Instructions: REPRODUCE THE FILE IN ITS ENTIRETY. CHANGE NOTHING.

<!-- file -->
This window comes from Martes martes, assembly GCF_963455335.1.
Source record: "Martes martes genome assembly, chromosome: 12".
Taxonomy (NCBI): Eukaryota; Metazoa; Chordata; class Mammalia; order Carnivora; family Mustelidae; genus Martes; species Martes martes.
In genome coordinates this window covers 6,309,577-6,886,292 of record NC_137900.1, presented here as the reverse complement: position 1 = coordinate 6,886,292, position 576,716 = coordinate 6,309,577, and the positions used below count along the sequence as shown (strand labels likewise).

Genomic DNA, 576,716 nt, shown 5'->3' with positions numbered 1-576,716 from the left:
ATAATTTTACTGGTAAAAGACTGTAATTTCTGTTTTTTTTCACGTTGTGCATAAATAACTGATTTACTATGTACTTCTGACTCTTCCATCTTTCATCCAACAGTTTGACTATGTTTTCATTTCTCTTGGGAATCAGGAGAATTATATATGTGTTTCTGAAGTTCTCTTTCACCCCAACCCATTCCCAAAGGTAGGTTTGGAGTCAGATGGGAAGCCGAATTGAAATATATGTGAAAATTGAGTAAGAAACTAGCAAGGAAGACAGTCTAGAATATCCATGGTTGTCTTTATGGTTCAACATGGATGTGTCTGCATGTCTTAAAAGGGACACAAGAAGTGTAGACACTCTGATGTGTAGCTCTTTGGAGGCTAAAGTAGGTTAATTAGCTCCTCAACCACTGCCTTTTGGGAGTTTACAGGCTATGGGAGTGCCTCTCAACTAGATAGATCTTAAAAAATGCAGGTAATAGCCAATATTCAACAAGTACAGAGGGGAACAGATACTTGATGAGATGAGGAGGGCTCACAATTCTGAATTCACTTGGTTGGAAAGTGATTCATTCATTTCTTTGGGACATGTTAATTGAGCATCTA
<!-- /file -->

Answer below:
This window comes from Martes martes, assembly GCF_963455335.1.
Source record: "Martes martes genome assembly, chromosome: 12".
Taxonomy (NCBI): Eukaryota; Metazoa; Chordata; class Mammalia; order Carnivora; family Mustelidae; genus Martes; species Martes martes.
In genome coordinates this window covers 6,309,577-6,886,292 of record NC_137900.1, presented here as the reverse complement: position 1 = coordinate 6,886,292, position 576,716 = coordinate 6,309,577, and the positions used below count along the sequence as shown (strand labels likewise).

Genomic DNA, 576,716 nt, shown 5'->3' with positions numbered 1-576,716 from the left:
ATAATTTTACTGGTAAAAGACTGTAATTTCTGTTTTTTTTCACGTTGTGCATAAATAACTGATTTACTATGTACTTCTGACTCTTCCATCTTTCATCCAACAGTTTGACTATGTTTTCATTTCTCTTGGGAATCAGGAGAATTATATATGTGTTTCTGAAGTTCTCTTTCACCCCAACCCATTCCCAAAGGTAGGTTTGGAGTCAGATGGGAAGCCGAATTGAAATATATGTGAAAATTGAGTAAGAAACTAGCAAGGAAGACAGTCTAGAATATCCATGGTTGTCTTTATGGTTCAACATGGATGTGTCTGCATGTCTTAAAAGGGACACAAGAAGTGTAGACACTCTGATGTGTAGCTCTTTGGAGGCTAAAGTAGGTTAATTAGCTCCTCAACCACTGCCTTTTGGGAGTTTACAGGCTATGGGAGTGCCTCTCAACTAGATAGATCTTAAAAAATGCAGGTAATAGCCAATATTCAACAAGTACAGAGGGGAACAGATACTTGATGAGATGAGGAGGGCTCACAATTCTGAATTCACTTGGTTGGAAAGTGATTCATTCATTTCTTTGGGACATGTTAATTGAGCATCTA